Happy Summer everyone! Whether you are working or off for the summer, I hope this post finds you curious and interested in Emotional Intelligence.
This post is part 1 of a 7-part blog mini-series on Emotional Intelligence, a subject that is interesting to many of us. This post will be an introduction and the subsequent posts will move on to more detail topics.
The interest in Emotional Intelligence (EQ) has increased significantly over the past few years. Having high EQ is relevant and helpful to most of us, no matter what our day-to-day lives are about. No matter whether you are a volunteer, an employee, a leader, a parent, a friend, a teammate, a sibling, a child, an expat or living in your own home town, we can all benefit from increasing our EQ. There are many articles and books on the subject demonstrating that good leadership is not only IQ, but also EQ. Some authors propose that good leadership is more about EQ than IQ. There are ROI calculations from companies that have invested in increasing the EQ of their management and employees. High emotional intelligence is also, and perhaps more compelling for most of us, associated with being more effective, having deeper relationships and achieving our goals. For me, as an expat in a culture that is far different from my own background, having high emotional intelligence helps me to adapt culturally. There is a strong case for increasing our emotional intelligence.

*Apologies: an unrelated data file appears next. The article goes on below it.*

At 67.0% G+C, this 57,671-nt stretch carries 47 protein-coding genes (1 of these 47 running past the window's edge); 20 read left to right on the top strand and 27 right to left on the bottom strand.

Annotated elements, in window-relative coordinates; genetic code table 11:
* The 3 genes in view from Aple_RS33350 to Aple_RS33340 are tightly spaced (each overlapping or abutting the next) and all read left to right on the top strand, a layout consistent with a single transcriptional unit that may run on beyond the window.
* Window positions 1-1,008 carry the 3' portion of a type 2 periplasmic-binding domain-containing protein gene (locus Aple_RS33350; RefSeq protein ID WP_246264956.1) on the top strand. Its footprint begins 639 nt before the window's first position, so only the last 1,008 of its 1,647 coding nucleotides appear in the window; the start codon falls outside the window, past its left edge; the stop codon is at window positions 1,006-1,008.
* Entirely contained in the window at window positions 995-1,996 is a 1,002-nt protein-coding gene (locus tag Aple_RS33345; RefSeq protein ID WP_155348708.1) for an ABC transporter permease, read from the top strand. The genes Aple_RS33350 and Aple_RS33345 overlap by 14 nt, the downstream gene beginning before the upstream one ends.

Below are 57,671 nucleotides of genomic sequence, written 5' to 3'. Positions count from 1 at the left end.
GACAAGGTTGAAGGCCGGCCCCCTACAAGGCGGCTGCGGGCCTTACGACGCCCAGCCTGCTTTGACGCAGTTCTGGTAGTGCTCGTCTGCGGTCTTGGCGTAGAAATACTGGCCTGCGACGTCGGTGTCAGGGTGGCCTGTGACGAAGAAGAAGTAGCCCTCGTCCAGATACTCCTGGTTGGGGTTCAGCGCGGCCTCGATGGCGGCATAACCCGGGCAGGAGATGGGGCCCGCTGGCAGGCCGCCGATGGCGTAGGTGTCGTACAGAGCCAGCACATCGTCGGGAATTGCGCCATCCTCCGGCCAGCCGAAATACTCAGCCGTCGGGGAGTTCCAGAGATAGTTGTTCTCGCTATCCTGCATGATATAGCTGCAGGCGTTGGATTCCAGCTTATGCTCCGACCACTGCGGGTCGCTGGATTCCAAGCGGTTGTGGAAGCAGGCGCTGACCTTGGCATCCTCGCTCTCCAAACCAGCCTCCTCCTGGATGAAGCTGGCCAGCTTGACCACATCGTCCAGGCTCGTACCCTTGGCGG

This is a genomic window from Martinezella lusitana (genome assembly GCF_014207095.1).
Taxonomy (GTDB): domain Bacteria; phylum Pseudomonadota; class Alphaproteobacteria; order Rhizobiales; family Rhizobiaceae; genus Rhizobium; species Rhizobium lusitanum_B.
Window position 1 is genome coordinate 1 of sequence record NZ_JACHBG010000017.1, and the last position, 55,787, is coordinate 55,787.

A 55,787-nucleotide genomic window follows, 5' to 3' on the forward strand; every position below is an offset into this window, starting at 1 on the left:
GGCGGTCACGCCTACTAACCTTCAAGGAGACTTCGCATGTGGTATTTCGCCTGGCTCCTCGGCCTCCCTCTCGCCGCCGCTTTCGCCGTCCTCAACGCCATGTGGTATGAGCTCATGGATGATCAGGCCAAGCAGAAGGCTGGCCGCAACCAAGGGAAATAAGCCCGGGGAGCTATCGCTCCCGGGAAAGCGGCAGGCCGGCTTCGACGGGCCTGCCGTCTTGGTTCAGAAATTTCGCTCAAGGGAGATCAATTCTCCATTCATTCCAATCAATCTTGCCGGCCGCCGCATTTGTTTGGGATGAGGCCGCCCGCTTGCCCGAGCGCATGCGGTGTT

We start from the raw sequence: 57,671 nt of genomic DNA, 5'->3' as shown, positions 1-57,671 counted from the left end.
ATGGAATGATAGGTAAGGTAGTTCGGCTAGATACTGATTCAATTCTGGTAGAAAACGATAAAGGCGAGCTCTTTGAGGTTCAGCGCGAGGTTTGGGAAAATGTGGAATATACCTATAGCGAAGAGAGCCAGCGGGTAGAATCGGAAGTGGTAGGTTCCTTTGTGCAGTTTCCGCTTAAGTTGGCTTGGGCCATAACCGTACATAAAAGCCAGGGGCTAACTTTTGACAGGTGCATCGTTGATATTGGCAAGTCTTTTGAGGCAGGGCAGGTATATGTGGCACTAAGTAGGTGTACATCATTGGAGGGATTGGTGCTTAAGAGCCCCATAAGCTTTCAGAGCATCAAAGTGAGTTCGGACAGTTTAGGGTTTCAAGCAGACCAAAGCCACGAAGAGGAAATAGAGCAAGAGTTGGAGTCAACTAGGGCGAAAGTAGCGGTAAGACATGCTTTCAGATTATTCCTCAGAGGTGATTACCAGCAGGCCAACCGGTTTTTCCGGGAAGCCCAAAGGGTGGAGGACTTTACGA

But, what is Emotional Intelligence? Can you define it? It is so much more than ‘being nice to other people’ or ‘controlling your emotions’. Emotional Intelligence has been defined by many and in many ways. I’m not sure there is agreement on the exact definition. One definition is (from The EQ Edge by Steven J. Stein, PhD and Howard E. Book M.D.): a set of emotional and social skills that influence the way we perceive and express ourselves, develop and maintain social relationships, cope with challenges, and use emotional information in an effective and meaningful way.
There are several models for emotional intelligence. Four of those are: EQi 2.0/EQ360, TESI, MSCEIT and EISA. There are several books that discuss the relative benefits and drawbacks of each of these models. The model I am most familiar with is the EQi2.0 and an overview is shown in the attachment. It is primarily a self-assessment that is both valid and reliable and there are many activities and exercises available to work on each of the areas and sub-dimensions. To find out where you are strong and which are your focus areas, the EQi2.0 assessment is readily available. In this mini-series, I will dive into some detail about each of the main areas and share with you exercises and activities. Speak soon!